Video Physics Resources

I’ve mentioned both of these items before, but I figured I should bring them up explicitly. (A nasty stretch of PHP coding lies in my near future, and the need to procrastinate is becoming almost a physical pain.) First is Caltech’s series The Mechanical Universe (1985), which I first saw on PBS many years ago and is now available online for free. If you want a year’s worth of freshman physics, you can now get it in moving-picture form. Early episodes also cover some necessary math: derivatives, integrals and vectors. The videos require a free login before use.

Second in the video department is Barton Zwiebach’s String Theory for Pedestrians (2007). The content should be comprehensible to advanced undergrads. Summary:

In this 3-lecture series I will discuss the basics of string theory, some physical applications, and the outlook for the future. I will begin with the main concepts of the classical theory and the application to the study of cosmic superstrings. Then I will turn to the quantum theory and discuss applications to the investigation of hadronic spectra and the recently discovered quark-gluon plasma. I will conclude with a sketch of string models of particle physics and showing some avenues that may lead to a complete formulation of string theory.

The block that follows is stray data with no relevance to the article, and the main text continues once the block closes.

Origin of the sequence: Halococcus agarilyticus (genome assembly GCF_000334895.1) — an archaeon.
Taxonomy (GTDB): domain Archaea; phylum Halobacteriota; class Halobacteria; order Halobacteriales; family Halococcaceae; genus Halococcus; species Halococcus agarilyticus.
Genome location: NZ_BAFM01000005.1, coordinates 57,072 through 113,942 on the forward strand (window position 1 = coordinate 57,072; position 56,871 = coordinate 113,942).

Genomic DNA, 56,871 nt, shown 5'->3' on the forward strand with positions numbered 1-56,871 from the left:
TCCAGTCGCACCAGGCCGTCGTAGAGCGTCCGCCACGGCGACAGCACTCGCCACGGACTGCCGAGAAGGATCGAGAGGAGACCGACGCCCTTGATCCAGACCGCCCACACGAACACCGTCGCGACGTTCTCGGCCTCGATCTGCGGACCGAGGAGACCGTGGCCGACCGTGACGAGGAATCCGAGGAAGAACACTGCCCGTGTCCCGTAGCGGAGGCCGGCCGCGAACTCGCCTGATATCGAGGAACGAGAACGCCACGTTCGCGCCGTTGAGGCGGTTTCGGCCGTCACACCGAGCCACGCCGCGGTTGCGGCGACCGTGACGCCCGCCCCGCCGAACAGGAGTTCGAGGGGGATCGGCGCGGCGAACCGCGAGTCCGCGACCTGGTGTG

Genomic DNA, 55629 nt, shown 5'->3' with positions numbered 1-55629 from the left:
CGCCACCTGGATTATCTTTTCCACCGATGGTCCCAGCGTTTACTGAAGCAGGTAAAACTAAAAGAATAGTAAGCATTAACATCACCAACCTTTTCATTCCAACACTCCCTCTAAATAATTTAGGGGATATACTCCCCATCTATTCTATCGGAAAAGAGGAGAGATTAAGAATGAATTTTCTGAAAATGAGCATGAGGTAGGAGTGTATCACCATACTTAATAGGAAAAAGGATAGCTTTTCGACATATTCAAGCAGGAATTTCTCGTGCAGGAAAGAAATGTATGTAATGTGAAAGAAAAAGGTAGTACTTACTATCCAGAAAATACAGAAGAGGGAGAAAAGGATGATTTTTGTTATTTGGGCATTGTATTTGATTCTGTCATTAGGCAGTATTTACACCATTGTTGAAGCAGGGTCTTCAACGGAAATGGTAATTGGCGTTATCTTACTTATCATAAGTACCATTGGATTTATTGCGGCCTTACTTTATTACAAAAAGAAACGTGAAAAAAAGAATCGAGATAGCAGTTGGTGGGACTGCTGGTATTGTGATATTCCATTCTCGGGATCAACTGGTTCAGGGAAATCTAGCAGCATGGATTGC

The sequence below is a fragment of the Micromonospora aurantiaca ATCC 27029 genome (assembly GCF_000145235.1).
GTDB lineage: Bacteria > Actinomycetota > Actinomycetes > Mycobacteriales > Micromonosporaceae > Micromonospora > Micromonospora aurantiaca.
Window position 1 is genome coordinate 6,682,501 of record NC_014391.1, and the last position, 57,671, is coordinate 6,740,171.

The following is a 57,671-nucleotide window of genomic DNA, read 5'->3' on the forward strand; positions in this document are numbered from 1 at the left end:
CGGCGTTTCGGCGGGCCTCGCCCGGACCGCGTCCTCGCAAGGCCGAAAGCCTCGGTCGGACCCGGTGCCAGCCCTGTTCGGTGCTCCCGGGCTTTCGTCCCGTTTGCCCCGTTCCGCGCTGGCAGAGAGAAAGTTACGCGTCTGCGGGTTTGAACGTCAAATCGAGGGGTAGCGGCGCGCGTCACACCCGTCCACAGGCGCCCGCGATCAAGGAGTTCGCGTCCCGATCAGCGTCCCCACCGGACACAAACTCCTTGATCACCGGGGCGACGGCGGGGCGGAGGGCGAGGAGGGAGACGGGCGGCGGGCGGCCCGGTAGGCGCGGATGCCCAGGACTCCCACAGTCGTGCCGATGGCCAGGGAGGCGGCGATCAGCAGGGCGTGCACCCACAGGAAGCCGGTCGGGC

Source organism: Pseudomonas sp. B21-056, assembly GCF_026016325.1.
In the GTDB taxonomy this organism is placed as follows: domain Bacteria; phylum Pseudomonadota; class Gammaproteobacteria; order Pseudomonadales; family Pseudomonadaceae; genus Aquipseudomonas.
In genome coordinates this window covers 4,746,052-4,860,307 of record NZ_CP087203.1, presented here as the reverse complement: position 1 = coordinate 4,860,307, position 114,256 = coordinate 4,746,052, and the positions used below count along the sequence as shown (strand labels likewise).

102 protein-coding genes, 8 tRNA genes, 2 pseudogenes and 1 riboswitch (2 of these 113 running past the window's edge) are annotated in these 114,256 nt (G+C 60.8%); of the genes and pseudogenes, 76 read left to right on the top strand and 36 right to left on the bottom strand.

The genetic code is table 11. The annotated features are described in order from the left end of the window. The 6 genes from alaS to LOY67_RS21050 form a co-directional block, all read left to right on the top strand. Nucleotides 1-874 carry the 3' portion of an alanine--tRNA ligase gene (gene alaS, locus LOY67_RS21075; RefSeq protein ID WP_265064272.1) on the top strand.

Unfortunately, the CERN people haven’t yet figured out this neat “embedding video” thing. RealMedia is so, like, 2001 (and sucks besides). I was able to use Real Alternative to play the Zwiebach videos on Windows and MPlayer to watch them on Linux.

No, no, don’t continue reading “Video Physics Resources”!


OK, if you’ve persevered this far, I might as well tell you that The Mechanical Universe has manifested itself at Google Video. Here’s “Kepler’s Three Laws,” which should go at least partway to explaining my example about planetary motion:Trivia: the footage of Johannes Kepler was actually reused from Cosmos: A Personal Voyage (1980).

And here’s a fun one on “Navigating in Space.”Warning: both of the aforelinked videos are about an order of magnitude longer than your average viral specimen! Significantly shorter (1:26) is Feynman’s “Ode on a Flower.”

Now, about that PHP. . . .